I join with Senator Cooney in what he said with regard to the 30-day test. The operation of the 30-day test and the short time that it allows the farming community to dispose of their cattle when they get the result of the test causes a certain amount of opposition to the whole idea. There is another system in operation in Britain which extends the time. If that could be introduced here, the farmer would be given a longer period to make sales and so on. It would generate more goodwill on the part of the farming community towards the test, because they look on it now as a persecution.
It would be very helpful if compensation was paid more quickly to people who lose their dairy herd and if the payments were more up to the market value of the animals lost. I am less than enthusiastic about this because the thought might still be there that this would be reimposed at whatever time the Minister or the Government decide to embark on a levy campaign again.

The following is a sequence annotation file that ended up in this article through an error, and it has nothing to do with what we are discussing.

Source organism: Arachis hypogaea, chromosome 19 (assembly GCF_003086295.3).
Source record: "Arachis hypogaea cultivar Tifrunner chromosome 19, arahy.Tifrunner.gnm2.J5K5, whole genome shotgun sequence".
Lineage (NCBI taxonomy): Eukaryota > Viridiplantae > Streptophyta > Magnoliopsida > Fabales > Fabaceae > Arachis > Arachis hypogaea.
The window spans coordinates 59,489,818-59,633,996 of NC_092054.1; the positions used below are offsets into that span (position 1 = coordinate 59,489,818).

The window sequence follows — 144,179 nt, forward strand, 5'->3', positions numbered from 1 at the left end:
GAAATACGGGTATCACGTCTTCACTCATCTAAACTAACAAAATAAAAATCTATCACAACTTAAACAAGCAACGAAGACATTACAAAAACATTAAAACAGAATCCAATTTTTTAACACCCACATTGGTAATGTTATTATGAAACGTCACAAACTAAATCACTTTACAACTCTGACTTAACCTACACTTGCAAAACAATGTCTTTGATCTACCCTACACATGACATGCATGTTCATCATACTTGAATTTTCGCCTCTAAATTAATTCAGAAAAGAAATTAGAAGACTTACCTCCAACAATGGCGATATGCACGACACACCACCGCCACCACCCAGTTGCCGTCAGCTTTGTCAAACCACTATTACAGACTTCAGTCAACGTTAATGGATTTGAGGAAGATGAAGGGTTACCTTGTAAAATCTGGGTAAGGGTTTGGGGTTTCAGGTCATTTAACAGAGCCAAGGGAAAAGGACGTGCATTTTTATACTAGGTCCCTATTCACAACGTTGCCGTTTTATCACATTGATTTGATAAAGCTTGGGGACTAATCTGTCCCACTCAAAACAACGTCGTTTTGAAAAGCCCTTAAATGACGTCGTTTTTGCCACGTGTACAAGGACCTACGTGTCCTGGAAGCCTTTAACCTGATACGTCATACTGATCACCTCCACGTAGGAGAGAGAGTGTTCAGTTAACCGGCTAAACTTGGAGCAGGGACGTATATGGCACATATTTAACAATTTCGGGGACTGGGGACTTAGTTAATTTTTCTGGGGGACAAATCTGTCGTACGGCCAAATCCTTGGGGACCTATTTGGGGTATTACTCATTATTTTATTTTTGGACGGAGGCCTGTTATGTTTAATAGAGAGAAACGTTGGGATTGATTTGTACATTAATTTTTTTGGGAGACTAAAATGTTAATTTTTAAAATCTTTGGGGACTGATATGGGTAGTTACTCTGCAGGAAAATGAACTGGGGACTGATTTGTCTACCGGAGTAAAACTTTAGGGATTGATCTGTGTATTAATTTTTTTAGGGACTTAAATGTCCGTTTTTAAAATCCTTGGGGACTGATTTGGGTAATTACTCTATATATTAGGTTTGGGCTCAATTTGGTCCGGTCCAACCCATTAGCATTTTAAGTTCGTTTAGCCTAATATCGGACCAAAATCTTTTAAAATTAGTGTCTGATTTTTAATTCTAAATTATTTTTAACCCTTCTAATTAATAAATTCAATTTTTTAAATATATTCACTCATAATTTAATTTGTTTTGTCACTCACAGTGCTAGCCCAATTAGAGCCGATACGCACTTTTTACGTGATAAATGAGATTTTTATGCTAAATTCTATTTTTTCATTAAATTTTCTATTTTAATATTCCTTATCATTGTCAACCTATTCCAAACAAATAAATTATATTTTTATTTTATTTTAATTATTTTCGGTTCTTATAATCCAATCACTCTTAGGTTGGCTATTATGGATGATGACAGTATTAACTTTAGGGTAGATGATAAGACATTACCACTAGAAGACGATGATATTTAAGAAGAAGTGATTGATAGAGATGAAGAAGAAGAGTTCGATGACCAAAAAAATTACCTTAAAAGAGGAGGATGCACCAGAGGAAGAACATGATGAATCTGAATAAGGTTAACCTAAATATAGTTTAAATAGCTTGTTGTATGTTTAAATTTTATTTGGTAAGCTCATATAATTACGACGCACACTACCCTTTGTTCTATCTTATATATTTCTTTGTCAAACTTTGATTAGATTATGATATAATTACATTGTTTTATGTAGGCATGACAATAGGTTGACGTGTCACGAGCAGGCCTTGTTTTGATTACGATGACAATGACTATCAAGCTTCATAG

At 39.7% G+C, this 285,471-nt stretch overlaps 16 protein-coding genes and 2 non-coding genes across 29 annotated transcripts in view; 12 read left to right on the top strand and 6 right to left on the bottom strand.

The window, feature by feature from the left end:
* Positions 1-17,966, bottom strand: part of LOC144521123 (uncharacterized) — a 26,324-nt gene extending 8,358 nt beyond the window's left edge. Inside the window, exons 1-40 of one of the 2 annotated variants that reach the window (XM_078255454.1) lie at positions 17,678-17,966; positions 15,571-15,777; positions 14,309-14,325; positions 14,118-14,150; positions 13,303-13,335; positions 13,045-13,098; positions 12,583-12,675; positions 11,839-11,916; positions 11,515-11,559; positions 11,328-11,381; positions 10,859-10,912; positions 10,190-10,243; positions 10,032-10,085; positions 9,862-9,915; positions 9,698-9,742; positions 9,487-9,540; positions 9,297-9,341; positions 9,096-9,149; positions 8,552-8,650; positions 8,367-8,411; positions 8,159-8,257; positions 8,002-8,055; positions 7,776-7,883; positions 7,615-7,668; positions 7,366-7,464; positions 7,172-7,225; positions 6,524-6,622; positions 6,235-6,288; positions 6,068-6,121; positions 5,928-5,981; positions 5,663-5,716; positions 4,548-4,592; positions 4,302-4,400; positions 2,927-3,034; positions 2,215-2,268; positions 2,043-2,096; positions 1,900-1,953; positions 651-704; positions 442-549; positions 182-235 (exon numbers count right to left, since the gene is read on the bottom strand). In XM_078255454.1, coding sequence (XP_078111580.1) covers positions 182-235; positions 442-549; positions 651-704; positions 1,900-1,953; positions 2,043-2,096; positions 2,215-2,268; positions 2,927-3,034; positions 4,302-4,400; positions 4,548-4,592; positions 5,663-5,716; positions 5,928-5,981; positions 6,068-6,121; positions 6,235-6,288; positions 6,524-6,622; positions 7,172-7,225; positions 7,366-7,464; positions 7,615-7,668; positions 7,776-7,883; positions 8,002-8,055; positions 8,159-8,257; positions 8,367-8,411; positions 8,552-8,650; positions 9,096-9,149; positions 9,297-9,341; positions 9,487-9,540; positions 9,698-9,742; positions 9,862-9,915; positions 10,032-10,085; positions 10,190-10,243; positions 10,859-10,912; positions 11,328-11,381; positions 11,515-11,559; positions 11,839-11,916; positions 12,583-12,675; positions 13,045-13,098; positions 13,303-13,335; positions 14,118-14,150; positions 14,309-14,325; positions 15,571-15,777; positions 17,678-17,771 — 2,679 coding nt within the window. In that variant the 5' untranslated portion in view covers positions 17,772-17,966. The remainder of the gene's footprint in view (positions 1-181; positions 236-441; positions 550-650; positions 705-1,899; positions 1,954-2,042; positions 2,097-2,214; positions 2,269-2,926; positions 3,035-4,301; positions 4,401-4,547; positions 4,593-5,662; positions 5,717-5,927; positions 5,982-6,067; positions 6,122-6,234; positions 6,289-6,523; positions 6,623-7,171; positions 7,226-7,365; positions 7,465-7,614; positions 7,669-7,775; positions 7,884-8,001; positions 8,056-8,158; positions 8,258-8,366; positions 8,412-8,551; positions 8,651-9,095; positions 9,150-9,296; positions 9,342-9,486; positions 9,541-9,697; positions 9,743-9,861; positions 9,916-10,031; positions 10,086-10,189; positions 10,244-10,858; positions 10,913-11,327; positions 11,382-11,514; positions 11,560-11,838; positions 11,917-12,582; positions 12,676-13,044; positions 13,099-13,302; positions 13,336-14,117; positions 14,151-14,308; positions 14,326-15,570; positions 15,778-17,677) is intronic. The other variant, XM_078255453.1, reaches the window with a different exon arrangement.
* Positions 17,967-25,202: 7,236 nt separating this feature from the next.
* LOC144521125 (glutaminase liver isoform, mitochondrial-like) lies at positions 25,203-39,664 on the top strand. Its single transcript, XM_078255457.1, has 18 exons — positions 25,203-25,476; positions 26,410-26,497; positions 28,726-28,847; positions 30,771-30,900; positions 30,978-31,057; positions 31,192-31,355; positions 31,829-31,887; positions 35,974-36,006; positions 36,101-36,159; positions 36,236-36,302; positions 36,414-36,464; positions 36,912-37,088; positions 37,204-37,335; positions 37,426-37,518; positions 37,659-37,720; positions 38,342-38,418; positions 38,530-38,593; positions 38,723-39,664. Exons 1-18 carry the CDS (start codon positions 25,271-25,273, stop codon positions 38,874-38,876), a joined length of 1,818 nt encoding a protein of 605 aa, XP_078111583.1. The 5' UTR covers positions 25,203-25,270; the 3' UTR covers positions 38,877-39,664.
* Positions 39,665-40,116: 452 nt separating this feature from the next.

Mícheál Cranitch Mícheál Cranitch
Mícheál Cranitch: When the Minister for Finance announced in his recent budget speech the suspension of the bovine diseases levies all my farmer friends were very pleased indeed. It came as a great surprise today to hear the removal of these levies being grudgingly welcomed by my good friends on the other side of the House. These levies were introduced in 1979 to allow the farming community to make a definite contribution towards the eradication of bovine TB and brucellosis. One thinks  immediately of the seanfhocal, fear na bó féin faoí na heireaball. The people who gained most by the eradication of these dreadful diseases were the farmers themselves. They accepted that position and were glad to contribute something definite towards the eradication of those diseases.